Why Kombucha and Candida Don’t Mix
This post is dedicated to everyone who has battled Candida and who wants to do everything possible to avoid making things worse. Although Candida in small quantities is a beneficial yeast our body requires for balance, the high sugar content of the Standard American Diet (SAD) often feeds Candida so that it grows like crazy and overtakes the digestive system and other body systems. (See The Top Six Ways to Maximize Digestion for more info.) Please visit my Series on Candida for more information on Candida. Today, let’s address why Kombucha feeds Candida and should be avoided at all costs by anyone who suffers from or is prone to Candida overgrowth. Kombucha has become a popular drink in the US, but many myths exist about its health benefits. For Kombucha proponents, let me say that I recognize the health benefits of Kombucha, but believe its high fungal content is detrimental for most people in the US due to their dietary habits. I know this is not a popular opinion, but it’s one that physiological and chemical data supports. The belief that Kombucha actually helps kill Candida is wrong. The top three reasons Kombucha feeds Candida and does not control it are:
Definition of SCOBY:
Kombucha is brewed using a starter culture called a SCOBY. SCOBY stands for: Symbiotic Culture of Bacteria and Yeast. Did you catch that last word? YEAST? Kombucha is a culture specifically designed to promote the growth of yeast. Anyone trying to control yeasts and Candida in their system should therefore avoid it.
Most fermented foods have a high acidity that kills yeast. Kombucha never achieves this level of acidity. Similar to vinegar, Kombucha has an acidity level and fungal content that strongly increases the growth of Candida and other biological yeasts. If you put yeast in a petri dish and add Kombucha, the yeasts grow at an amazing rate. The same thing happens in your body. Enough said. A study at Cornell University confirmed that Kombucha stimulates the growth of Candida, but decreases the growth of other infective organisms. Again, Kombucha does have some beneficial properties, but only for people whose diets are not high in sugar or who do not have pre-existing Candida overgrowth.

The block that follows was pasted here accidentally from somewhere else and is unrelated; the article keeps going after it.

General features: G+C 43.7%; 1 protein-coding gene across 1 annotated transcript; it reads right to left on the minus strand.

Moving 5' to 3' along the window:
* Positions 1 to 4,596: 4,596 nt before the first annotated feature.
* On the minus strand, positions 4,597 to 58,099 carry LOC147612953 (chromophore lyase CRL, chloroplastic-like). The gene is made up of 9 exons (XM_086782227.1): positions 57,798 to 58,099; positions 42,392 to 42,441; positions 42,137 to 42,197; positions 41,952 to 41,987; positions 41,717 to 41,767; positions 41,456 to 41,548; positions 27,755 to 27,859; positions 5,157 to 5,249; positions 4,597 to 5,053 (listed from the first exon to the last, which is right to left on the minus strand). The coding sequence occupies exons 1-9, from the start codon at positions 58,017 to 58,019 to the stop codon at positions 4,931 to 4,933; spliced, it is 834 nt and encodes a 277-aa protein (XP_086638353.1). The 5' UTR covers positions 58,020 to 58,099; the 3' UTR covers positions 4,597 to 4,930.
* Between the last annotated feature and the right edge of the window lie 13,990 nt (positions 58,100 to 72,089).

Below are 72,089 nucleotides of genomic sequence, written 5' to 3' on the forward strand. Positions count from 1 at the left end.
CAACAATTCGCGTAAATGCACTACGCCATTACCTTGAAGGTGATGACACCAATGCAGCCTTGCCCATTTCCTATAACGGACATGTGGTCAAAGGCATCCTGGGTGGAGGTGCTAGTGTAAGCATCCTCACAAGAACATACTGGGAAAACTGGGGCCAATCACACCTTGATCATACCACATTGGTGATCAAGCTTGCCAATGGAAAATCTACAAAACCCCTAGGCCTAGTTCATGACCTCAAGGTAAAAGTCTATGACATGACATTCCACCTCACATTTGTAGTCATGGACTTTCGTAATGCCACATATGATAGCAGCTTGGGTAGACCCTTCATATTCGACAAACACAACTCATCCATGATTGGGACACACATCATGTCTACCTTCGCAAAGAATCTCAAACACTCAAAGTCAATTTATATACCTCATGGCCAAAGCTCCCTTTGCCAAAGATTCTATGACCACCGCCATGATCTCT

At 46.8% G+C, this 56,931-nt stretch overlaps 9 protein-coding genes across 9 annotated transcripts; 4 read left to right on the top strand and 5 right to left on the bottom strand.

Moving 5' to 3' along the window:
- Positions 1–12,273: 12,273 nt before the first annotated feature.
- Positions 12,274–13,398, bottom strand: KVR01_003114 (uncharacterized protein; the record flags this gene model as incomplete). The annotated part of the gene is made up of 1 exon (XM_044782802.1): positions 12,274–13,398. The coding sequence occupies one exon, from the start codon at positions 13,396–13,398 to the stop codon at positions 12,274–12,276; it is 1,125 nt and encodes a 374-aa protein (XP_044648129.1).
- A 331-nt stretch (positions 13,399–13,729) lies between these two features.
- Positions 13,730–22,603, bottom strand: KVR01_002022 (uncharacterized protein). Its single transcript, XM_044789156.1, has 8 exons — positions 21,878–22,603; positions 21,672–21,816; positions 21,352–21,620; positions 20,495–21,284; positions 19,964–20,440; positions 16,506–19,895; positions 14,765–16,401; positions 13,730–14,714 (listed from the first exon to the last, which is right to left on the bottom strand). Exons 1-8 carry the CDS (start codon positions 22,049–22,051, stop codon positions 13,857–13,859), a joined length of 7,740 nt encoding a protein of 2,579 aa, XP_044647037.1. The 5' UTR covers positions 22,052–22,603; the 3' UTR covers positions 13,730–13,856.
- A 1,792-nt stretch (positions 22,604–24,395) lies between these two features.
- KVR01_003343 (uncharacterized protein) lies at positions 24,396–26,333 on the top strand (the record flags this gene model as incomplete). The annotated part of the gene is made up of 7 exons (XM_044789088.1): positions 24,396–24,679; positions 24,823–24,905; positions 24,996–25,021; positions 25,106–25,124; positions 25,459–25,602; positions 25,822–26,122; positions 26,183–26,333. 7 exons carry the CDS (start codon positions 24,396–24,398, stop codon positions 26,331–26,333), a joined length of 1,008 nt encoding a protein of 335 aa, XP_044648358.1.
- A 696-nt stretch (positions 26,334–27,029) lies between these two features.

Excessive use of fruit juice for flavoring:
In the US, most people can’t tolerate the taste of pure Kombucha and therefore dilute it with high levels of fruit juice. The sugars in the fruit juice (fructose, especially) provide plenty of “food” for Candida to thrive on. Per the previous points, plain Kombucha feeds Candida enough that adding fruit juice merely adds fuel to the fire. Having said all that, let me say that how you feel is the best measure of whether or not Kombucha is a good idea for you. Most people I’ve worked with find that their Candida symptoms and issues greatly decrease or even disappear once they remove Kombucha from the equation. If you love Kombucha, I recommend substituting coconut water kefir for it. Coconut Water Kefir is very easy to brew and provides high levels of antifungal probiotics. It is a much better option than Kombucha. Ok … what’s your opinion? We may have to agree to disagree, but I’d love to hear your thoughts!!!
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